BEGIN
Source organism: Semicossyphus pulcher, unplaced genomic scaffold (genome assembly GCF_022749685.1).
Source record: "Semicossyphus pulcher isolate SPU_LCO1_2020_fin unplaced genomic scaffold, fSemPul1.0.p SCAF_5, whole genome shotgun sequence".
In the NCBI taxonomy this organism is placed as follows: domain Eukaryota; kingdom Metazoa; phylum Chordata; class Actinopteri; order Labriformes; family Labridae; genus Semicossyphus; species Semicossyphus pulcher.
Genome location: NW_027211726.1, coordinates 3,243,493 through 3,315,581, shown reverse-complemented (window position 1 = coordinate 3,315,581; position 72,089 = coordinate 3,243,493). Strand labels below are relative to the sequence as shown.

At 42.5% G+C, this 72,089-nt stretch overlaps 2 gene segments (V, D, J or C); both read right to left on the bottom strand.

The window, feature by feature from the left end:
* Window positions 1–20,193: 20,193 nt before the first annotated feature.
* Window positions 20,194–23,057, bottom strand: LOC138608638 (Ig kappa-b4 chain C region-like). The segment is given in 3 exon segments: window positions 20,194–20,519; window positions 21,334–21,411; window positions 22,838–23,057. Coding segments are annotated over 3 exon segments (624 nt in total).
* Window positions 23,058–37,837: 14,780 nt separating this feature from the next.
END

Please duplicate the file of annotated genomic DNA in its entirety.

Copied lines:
Source organism: Semicossyphus pulcher, unplaced genomic scaffold (genome assembly GCF_022749685.1).
Source record: "Semicossyphus pulcher isolate SPU_LCO1_2020_fin unplaced genomic scaffold, fSemPul1.0.p SCAF_5, whole genome shotgun sequence".
In the NCBI taxonomy this organism is placed as follows: domain Eukaryota; kingdom Metazoa; phylum Chordata; class Actinopteri; order Labriformes; family Labridae; genus Semicossyphus; species Semicossyphus pulcher.
Genome location: NW_027211726.1, coordinates 3,243,493 through 3,315,581, shown reverse-complemented (window position 1 = coordinate 3,315,581; position 72,089 = coordinate 3,243,493). Strand labels below are relative to the sequence as shown.

At 42.5% G+C, this 72,089-nt stretch overlaps 2 gene segments (V, D, J or C); both read right to left on the bottom strand.

The window, feature by feature from the left end:
* Window positions 1–20,193: 20,193 nt before the first annotated feature.
* Window positions 20,194–23,057, bottom strand: LOC138608638 (Ig kappa-b4 chain C region-like). The segment is given in 3 exon segments: window positions 20,194–20,519; window positions 21,334–21,411; window positions 22,838–23,057. Coding segments are annotated over 3 exon segments (624 nt in total).
* Window positions 23,058–37,837: 14,780 nt separating this feature from the next.